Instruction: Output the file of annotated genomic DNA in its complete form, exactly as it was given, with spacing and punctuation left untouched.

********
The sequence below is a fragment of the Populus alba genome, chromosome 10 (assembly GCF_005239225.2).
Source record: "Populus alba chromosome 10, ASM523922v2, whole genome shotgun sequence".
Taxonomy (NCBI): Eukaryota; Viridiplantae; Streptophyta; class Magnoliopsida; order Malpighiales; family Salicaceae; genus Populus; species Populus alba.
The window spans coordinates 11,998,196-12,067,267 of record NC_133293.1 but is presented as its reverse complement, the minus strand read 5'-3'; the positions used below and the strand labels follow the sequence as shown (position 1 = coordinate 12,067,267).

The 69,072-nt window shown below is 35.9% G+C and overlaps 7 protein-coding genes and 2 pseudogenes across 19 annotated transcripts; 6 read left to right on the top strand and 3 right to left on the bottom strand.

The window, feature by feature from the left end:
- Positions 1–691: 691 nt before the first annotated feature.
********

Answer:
The sequence below is a fragment of the Populus alba genome, chromosome 10 (assembly GCF_005239225.2).
Source record: "Populus alba chromosome 10, ASM523922v2, whole genome shotgun sequence".
Taxonomy (NCBI): Eukaryota; Viridiplantae; Streptophyta; class Magnoliopsida; order Malpighiales; family Salicaceae; genus Populus; species Populus alba.
The window spans coordinates 11,998,196-12,067,267 of record NC_133293.1 but is presented as its reverse complement, the minus strand read 5'-3'; the positions used below and the strand labels follow the sequence as shown (position 1 = coordinate 12,067,267).

The 69,072-nt window shown below is 35.9% G+C and overlaps 7 protein-coding genes and 2 pseudogenes across 19 annotated transcripts; 6 read left to right on the top strand and 3 right to left on the bottom strand.

The window, feature by feature from the left end:
- Positions 1–691: 691 nt before the first annotated feature.